I am a very good manager, and good at identifying the opportunities for streamlining. We are in the process of continual improvement, and so I know that in the second term, we will continually identify places where we can streamline, where we can cut waste, and where we can leverage technology.

DEVOS: I’ve suggested a few programs. One, the auditor general came back with $55 million in fraud just from the Medicaid program alone — we have to get rid of that. Second, we have a policy that is limiting our ability to seek competitive purchasing for health insurance for teachers. Just by acquiring insurance differently — not changing insurance, but acquiring it differently — some suggest we could save $100 million to $200 million per year. We cannot continue to let that sort of savings go unresolved. Our kids need that money in the classroom, not in wasteful spending. Third, we have duplication. An example is that you have a director of the Department of Health, and you also have a surgeon general in this state, the surgeon general position being largely ceremonial with no direct line of responsibility. One must ask: In a time of fiscal restraint, is that duplication necessary? I would say no.

Obviously, another area — and I say it with a smile on my face — in a DeVos administration, there is no need for an office of the first gentleman. That’s a $250,000 budget item. It’s wonderful to have, but in a time of fiscal restraint, is it truly essential? I would say no.

Budget Priorities: What Is on Your Preserve List?
DEVOS: Number one is safety and security. Nothing happens right in a society that is not safe and secure. The fact of the matter is the current administration has allowed the number of uniformed police officers to go down by some 1,500. That’s 1,500 less uniformed officers today in Michigan than there were on 9/11. This is a serious problem.

Second is our education system — higher education and K-12. Not only do we need to spend our money more wisely, but education remains a critical priority. Money is not, however, the answer. But money is going to be necessary for us to recapture educational leadership in this country, because our challenge for intellectual capital is not going to be just from Ohio and Indiana; it’s going to be from China and India. And we need to make sure our kids are prepared.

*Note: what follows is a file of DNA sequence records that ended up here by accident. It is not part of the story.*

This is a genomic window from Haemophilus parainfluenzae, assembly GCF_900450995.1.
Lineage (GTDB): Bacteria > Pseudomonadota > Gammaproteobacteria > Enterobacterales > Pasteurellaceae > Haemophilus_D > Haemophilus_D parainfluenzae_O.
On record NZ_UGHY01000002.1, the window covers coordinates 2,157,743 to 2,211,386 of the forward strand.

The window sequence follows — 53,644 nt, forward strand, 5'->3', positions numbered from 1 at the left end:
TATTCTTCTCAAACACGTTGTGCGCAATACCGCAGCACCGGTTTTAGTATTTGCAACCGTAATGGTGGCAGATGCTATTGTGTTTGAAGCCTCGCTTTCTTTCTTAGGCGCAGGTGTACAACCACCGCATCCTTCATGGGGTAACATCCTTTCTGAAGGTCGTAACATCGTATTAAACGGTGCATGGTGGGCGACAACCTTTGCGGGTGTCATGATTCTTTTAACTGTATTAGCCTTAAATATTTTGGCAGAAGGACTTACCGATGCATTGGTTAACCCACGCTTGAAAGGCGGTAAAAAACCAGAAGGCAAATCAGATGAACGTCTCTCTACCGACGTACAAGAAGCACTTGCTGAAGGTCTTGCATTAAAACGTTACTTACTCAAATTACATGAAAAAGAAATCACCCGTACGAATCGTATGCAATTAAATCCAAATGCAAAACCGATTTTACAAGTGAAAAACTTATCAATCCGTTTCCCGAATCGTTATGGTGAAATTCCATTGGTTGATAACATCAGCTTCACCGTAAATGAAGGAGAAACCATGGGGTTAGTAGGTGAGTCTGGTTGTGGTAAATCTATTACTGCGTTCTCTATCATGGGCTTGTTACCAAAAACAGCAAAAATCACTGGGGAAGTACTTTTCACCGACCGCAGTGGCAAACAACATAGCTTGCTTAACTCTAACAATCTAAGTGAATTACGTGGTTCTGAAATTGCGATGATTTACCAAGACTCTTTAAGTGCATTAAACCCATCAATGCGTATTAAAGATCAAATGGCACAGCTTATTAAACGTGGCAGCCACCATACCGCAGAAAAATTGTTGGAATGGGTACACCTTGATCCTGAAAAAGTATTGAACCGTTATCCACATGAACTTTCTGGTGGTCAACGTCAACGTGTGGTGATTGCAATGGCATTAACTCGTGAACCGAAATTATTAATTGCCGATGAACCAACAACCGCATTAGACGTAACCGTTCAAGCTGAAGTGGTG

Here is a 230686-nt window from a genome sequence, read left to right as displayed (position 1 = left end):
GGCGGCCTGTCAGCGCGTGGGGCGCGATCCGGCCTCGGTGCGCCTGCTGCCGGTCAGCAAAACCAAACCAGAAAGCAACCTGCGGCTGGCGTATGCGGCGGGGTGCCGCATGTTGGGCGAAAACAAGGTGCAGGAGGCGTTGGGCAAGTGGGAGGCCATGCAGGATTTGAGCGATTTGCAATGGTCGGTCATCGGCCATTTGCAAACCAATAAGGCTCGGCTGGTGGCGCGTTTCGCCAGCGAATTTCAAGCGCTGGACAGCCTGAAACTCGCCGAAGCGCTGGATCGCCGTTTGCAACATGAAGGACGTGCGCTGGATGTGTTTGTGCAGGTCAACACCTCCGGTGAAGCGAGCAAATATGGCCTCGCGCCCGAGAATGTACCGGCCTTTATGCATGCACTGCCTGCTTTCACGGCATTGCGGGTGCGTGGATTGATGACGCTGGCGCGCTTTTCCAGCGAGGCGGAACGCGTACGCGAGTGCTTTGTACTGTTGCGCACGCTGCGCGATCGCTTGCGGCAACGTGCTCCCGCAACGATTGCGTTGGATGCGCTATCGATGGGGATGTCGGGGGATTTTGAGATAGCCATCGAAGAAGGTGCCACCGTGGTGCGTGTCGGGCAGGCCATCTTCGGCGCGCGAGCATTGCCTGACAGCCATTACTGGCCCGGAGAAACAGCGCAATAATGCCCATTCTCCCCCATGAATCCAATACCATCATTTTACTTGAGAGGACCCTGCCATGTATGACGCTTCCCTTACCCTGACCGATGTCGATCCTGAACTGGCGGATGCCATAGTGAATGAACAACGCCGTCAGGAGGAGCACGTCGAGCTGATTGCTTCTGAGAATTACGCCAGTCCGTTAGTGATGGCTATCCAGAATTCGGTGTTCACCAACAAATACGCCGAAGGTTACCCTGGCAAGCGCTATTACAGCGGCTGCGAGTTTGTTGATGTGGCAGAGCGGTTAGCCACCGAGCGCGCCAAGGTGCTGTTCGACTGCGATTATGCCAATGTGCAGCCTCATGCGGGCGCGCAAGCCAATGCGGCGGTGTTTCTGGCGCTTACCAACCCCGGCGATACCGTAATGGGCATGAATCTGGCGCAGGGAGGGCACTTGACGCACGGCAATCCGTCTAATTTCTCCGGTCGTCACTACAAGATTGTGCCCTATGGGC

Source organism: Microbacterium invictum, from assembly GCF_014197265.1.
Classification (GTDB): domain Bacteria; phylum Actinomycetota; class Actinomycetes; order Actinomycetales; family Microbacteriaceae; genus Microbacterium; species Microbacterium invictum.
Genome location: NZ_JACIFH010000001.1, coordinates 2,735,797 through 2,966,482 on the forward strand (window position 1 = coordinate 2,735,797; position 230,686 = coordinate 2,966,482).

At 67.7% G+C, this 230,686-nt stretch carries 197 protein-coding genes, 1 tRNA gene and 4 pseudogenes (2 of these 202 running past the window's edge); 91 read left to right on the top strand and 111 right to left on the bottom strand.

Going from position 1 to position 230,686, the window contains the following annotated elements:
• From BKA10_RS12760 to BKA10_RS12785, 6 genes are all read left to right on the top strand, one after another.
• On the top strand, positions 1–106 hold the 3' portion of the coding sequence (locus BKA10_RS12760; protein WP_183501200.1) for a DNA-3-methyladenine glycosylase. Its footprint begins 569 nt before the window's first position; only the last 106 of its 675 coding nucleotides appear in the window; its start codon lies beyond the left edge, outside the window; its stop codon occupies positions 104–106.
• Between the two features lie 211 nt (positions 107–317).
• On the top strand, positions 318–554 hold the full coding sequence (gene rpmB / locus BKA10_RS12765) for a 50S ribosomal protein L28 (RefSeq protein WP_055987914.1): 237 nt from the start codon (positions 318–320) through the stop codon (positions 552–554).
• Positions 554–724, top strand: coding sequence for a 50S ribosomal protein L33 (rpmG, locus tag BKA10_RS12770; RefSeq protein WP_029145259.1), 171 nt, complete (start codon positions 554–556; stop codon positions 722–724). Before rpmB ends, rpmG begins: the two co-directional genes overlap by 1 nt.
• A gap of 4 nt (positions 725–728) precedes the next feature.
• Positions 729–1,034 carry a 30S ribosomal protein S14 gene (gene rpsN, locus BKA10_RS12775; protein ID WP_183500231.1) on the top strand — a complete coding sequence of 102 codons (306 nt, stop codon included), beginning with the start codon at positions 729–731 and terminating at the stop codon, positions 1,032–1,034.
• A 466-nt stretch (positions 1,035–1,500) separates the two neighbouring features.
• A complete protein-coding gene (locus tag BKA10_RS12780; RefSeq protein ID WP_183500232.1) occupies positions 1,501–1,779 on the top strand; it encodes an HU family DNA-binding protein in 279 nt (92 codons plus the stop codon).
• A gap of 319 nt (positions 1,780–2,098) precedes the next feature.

GRANHOLM: Public education — critical for our future.

Health care — I’ve been a stalwart supporter of keeping health care, particularly Medicaid for seniors, pregnant women, children and people with disabilities.

I really want to protect funding for higher education. They’ve seen enough cuts. And I want to restore funding for public safety in the form of revenue sharing. We have to have a good quality of life and make sure that our citizens are safe. And frankly, I would like to see creative ways to partner among communities to increase investment in quality of life issues apart from public safety, like parks, bike paths, rail trails and spaces that make cool cities — those kinds of things that really attract a young work force and make communities dynamic.

Education Priorities
GRANHOLM: I am committed to doubling the number of college graduates in Michigan. It is the way we are going to become the most robust economy in the nation. And it is also very clear that it was the policies of my predecessor to slash taxes, slash funding, that caused this huge deficit to arrive at my doorstep when I got here. When you slash the Single Business Tax and don’t offer a replacement for it, it is higher education that gets hurt.

Those proposing — like my opponent — elimination of the Single Business Tax without full replacement are going to cut the programs like higher education that we need to succeed in the 21st century.

One of the things that I proposed to the legislature is to expand our Michigan Merit scholarship to provide a $4,000 scholarship for every single child in the state of Michigan, regardless of whether they pass a standardized test. We want every child to see themselves as college material, and we want to help every working family, middle-class family, with the tuition to help get them there. Unfortunately, the Republican majority in the legislature has not done that. I’ve called for this for two years now, and they have still not done it, even though we’ve got a way to pay for it. We’ve got a way to finance it using tobacco settlement money. In the same way that we’ve seen the Kalamazoo Promise have a tremendous impact on that community, forming our own Michigan Promise to be a partner with families to say that we are going to essentially pay for K-14, which means $4,000 gets you the equivalent of two years of community college tuition. That would be a huge statement about our commitment to higher education.